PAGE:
Hajj 2024: More than 1.5 million foreign Muslims arrive in Mecca

MECCA, Saudi Arabia (AP) — Muslim pilgrims are flocking to the holy city of Mecca, Saudi Arabia, ahead of the start of the Hajj season later this week, with the annual Hajj returning to its massive size.

Saudi officials say more than 1.5 million foreign pilgrims had arrived in the country by Tuesday, the vast majority by air, from all over the world. More are expected to join them, and hundreds of thousands of Saudis and others living in Saudi Arabia will join them when the Hajj officially begins on Friday.

Muslim pilgrims pray at the Grand Mosque, during the annual Hajj in Mecca, Saudi Arabia, Tuesday, June 11, 2024. (AP Photo/Rafiq Maqbool)

Saudi officials said they expect the number of pilgrims this year to exceed 2023, with more than 1.8 million people performing the Hajj, which is close to pre-pandemic levels. In 2019, more than 2.4 million Muslims performed the Hajj. The Saudi authorities control the flow of pilgrims through quotas, allowing each country one pilgrim for every thousand Muslim citizens.

Among the pilgrims were 4,200 Palestinians from the occupied West Bank who arrived in Mecca earlier this month, according to the Palestinian Ministry of Endowments and Religious Affairs. Palestinians in the Gaza Strip were unable to travel to Saudi Arabia to perform Hajj this year, due to the ongoing eight-month war between Israel and Hamas.

Ibrahim Al-Hadary, an Algerian pilgrim, said: “We pray for Palestine to be liberated and for (the Palestinians) to liberate their land and to be like other nations, and to live in peace and not always in a state of war.” Standing in the courtyard of the Grand Mosque waiting for the evening prayer.

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On Tuesday, pilgrims gathered at the Grand Mosque in Mecca, performing a ritual that walked seven times around the Kaaba, the cubic structure inside the mosque considered the holiest site in Islam. They wore the ihram, which consisted of two unstitched pieces of white cloth that resembled a shroud.

Many of them were seen sweating profusely from the hot sun, and others were carrying umbrellas against the sun as temperatures reached 42 degrees Celsius (107 Fahrenheit) and 45 degrees Celsius (113 Fahrenheit) during the day on Tuesday and Wednesday, respectively.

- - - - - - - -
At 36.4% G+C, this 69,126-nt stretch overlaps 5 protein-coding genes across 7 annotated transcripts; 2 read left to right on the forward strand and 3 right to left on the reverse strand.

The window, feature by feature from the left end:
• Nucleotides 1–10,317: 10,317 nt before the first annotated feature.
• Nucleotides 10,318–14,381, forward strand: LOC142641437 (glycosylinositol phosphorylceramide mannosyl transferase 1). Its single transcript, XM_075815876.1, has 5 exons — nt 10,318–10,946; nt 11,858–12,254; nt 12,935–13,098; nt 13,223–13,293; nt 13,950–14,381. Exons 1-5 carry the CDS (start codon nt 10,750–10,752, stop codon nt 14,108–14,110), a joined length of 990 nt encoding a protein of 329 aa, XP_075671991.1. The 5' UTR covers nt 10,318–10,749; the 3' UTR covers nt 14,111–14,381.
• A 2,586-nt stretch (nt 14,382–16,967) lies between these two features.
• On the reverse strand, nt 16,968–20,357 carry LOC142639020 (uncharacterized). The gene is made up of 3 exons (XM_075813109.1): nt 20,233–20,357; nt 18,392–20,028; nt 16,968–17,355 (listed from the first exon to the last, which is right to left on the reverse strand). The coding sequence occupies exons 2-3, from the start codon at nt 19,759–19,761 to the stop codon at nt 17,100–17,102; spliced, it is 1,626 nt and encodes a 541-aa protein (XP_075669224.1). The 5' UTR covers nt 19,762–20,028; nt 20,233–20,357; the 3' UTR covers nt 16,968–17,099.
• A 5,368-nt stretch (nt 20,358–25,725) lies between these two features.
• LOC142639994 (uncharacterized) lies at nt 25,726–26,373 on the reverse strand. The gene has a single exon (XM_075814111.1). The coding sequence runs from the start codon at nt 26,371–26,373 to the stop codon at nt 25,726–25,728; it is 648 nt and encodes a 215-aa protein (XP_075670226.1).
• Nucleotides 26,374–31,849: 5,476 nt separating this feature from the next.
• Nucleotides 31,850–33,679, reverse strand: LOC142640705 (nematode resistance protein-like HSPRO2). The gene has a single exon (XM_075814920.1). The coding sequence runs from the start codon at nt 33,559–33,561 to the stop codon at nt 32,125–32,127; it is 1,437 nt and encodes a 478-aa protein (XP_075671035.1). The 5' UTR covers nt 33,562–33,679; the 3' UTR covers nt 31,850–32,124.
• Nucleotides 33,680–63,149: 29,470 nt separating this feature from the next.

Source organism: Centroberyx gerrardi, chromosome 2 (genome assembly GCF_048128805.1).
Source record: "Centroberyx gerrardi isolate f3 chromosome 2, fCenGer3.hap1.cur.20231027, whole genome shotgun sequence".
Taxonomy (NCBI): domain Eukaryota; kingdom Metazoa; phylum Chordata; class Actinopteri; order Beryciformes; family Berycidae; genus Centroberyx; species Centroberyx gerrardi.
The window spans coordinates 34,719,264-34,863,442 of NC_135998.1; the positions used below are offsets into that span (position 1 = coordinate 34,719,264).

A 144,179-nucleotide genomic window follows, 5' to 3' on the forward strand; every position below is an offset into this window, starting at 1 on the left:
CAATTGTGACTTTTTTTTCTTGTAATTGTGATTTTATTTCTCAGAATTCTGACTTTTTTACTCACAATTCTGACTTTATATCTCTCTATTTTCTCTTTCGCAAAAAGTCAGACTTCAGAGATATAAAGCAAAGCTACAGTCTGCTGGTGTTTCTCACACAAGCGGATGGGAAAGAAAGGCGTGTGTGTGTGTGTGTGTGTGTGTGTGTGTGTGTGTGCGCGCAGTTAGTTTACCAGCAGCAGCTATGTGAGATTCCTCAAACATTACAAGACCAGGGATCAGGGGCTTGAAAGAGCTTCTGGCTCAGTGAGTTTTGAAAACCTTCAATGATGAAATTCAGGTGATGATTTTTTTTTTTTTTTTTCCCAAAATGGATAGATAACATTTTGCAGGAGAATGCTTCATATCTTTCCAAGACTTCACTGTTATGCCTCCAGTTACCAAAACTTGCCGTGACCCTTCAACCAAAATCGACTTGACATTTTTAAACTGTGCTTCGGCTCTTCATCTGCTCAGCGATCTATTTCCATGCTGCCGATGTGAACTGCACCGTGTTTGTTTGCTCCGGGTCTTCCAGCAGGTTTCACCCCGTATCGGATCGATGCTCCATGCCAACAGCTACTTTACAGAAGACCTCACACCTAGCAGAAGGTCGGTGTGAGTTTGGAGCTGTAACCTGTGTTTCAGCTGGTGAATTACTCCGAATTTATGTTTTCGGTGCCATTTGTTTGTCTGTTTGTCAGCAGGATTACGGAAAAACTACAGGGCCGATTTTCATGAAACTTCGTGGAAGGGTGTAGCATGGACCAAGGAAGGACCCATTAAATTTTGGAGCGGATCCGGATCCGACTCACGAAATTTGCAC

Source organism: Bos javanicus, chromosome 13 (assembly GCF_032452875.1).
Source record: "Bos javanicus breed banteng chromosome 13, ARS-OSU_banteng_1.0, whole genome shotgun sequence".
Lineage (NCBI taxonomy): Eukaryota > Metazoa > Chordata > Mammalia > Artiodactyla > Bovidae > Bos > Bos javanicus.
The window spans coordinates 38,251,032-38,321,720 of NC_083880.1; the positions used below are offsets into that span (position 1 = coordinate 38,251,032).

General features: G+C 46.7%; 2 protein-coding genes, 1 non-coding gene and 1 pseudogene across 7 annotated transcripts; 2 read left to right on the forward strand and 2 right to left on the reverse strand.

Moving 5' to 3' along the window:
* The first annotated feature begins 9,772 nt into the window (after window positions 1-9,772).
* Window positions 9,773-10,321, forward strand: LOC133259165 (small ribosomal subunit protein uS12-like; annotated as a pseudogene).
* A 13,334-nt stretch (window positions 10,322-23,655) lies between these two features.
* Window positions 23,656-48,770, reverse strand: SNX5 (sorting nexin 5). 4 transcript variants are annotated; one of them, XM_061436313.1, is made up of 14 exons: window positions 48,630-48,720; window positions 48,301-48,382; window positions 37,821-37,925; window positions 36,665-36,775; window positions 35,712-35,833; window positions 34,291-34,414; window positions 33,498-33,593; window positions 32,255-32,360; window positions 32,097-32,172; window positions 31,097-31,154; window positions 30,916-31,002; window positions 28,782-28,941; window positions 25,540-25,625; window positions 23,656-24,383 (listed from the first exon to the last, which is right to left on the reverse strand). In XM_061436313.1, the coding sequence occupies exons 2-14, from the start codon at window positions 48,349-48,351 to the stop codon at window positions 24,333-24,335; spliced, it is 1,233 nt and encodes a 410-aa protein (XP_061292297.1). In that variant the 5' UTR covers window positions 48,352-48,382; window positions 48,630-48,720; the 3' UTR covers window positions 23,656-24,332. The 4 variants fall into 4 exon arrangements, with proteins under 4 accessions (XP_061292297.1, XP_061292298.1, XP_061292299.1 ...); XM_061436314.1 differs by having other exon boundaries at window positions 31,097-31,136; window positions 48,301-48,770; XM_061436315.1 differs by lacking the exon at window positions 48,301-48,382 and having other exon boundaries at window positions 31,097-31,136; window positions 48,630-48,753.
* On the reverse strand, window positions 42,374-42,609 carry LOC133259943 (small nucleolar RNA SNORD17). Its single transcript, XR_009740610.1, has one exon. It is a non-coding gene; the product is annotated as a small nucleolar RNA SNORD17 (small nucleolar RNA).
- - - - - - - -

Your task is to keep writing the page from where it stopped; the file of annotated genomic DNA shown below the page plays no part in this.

“I felt relieved when I reached the Grand Mosque and saw the Kaaba,” said Rabiaa Al-Rajhi, a Moroccan woman who came to Mecca for Hajj with her husband and their daughter. “I’m very happy.”

Muhammad Abdel Basit, an Iraqi pilgrim, said that he felt extremely happy to perform the Hajj rituals.

Lawyer Abdul Basit from Baghdad said: “We congratulate the large crowd and thank God for bringing us together from all regions globally and not just from the Arab world, from all global Muslim regions (who) came to the Grand Mosque.” .

At night, the vast marble square around the Kaaba was crowded with believers, walking side by side, often running into barricades set up by security forces to direct the massive flows of people in and around the Grand Mosque.

Pilgrims perform the circumambulation, known as “tawaf” in Arabic, upon their arrival in Mecca. The large crowds circumambulating the Kaaba will continue until the first day of Hajj.

On Friday, pilgrims will move to Mount Arafat for a full-day stop, then to Muzdalifah, a rocky plain a few miles away. In Muzdalifah, pilgrims collect pebbles to use in stoning the pillars that symbolically represent Satan in Mina.

The Hajj is one of the largest religious gatherings in the world, and is one of the five pillars of Islam. All Muslims must do this at least once in their lives if they are physically and financially able to do so.

Pilgrims view Hajj as an opportunity to strengthen their faith, erase old sins and start new.

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Associated Press religion coverage receives support through the AP cooperation With The Conversation US, funded by the Lilly Endowment Inc., the AP is solely responsible for this content.

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